[6:31] But then they still included religious freedom questions, but they applied it to the Ohio Constitution, which has a little bit more strict religious freedom clause in the Ohio Constitution. Constitution. So that’s how it was. And so I’ve been following this thing, and I noticed that they were going to have a preliminary hearing in December. This is September 2022. They were going to have a preliminary hearing by December of 2023, and they were going to have to have the evidence and depositions and everything done by then. And then they were going to have another another hearing in March of this year, 2024. That’s a long time. These lawsuits take a long time. And I’m thinking, are these kids still in school? Is this going to be moot because these kids aren’t in school anymore? But that’s how civil rights cases work sometimes is they take a long for a long time.

[7:43] On the week of March the 19th, there was a ruling issued in this case, finally. This happened on Tuesday, March the 19th, which also happened to be primary day here in Lucas County. Lucas County Judge Stacey Cook ruled that the Sylvania City School District bus transportation plan for students of non-public schools doesn’t violate Ohio law or the Ohio Constitution. Constitution.

[8:12] And one of the questions that was asking was that the parents thought it was unlawful because it violated Ohio law and violated the equal protection and religious freedom clauses of the Ohio Constitution. And in the ruling, the judge stated, the evidence submitted by Plano’s consists of several affidavits by the parties and a non-party spouse. These affidavits recite that they choose Catholic education because of their personal Catholic faith. The affidavits also recite the various inconveniences the plaintiffs and the children face because of the district’s transportation scheme. However, the court finds that plaintiffs have offered no evidence of any coercive effects on their religious practice. There is no evidence that the transportation plan has compelled plaintiffs to do anything forbidden by their religion or that it has caused them to refrain from doing something required by their religion. Plaintiffs have also not offered any evidence that the transportation plan has compelled them to affirm or disavow a belief forbidden or required by their religion.

[9:24] Accordingly, the court finds that plaintiffs have failed to demonstrate any coercive effect upon their religious practice. The plaintiffs have therefore failed to show that defendants’ transportation plan violates their right to free exercise of religion under the Ohio Constitution.

[9:43] And so, and that’s when I started initially talking about it, you know, that is one of the arguments, rebuttals that I make. Is just because a little kid has to get up at 5.30 in the morning and ride a bus with teenagers, ew, and get dropped off at a central location, get on another bus, and go to their school doesn’t keep them from being Catholic, doesn’t prevent them from practicing their Catholic faith.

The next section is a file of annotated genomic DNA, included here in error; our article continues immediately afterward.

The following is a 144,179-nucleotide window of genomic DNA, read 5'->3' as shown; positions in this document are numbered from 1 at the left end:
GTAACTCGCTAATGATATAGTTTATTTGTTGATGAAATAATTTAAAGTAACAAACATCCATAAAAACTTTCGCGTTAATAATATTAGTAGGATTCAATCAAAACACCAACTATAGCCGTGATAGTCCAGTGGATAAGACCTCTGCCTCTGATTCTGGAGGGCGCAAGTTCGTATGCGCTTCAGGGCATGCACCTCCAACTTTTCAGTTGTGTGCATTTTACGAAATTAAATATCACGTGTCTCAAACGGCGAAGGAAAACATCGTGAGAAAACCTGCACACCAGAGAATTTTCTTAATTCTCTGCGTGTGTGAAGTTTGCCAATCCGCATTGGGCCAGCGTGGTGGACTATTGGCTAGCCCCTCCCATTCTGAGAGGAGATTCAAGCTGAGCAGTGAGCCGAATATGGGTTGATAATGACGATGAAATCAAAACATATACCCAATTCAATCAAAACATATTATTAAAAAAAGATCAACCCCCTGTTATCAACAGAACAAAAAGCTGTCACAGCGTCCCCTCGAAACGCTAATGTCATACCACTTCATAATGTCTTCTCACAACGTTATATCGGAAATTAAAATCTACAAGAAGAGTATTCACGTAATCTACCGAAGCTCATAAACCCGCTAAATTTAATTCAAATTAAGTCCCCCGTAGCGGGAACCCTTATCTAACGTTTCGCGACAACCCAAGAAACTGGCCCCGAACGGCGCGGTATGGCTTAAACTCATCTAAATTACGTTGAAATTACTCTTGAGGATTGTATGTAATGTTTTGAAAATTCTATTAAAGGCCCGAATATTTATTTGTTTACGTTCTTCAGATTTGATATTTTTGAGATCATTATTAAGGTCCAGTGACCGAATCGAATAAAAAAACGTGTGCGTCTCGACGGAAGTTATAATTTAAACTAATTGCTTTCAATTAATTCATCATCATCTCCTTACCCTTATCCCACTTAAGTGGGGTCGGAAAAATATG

[10:19] You know, it would be different if they had to attend an evangelical Christian church service before they could be taken to their school. Then you would have a problem. But because the judge found, and the evidence also showed, that it did not keep them from being religious, then it did not violate their free exercise of religion. You know, and that’s what a lot of these, some of these conservatives think is that anything that affects their church going or their praying or something is denying them their right to free exercise. And I did kind of, I did kind of blanch when they said that they claimed it caused them to refrain from doing something required by the religion. And that gets into the whole, you know, the website, having a website for same-sex marriages, and that’s supporting same-sex marriage, and that’s against my religion. I disagree with that kind of reasoning, but I can agree with this reasoning that the judge came up with.

[11:36] And so in this case, the Sylvania case, both parties had asked for a summary judgment since the facts in the case weren’t in dispute. You know, the school was saying, yes, we have to transport these kids. And the families were like, yes, they’re doing all this stuff. So usually that makes the case easier because then a judge can rule based on the documentation that they get and the depositions and all that. And it says, in the original lawsuit, the families asked the court for an injunction to order the school to, quote, fix, unquote, the transportation plan. Judge Cook said the court couldn’t do that. It could only rule if the district’s act was lawful and not unconstitutional. Now, it’s kind of a semantic thing, but if Judge Cook had ruled that the plan was unlawful and unconstitutional, then they would order the school to correct it. They wouldn’t tell them how to fix it. They would just say, you need to fix it. That’s usually how the civil rights case works.

[12:46] One of the ideas that the families had suggested was that the school district not transport high school kids to free up buses to transport their kids directly to their private school. And one of the things that the judge pointed out was that a corrective measure shouldn’t harm a third party. And that would harm people who were not involved in this lawsuit if the school district stopped transporting high school students.

[13:20] And as I mentioned before, the original lawsuit was dismissed by the parents on August 30th, 2022. They refiled September 16th, asked for class action status. And as the judge noted in the ruling this month, that the class action was never certified. So they’d asked for class action. I don’t know what the process is for that. I think you have to go and find people and they have to sign on to it and go to the judge and the judge says, yes, this is class action. They never went through that part.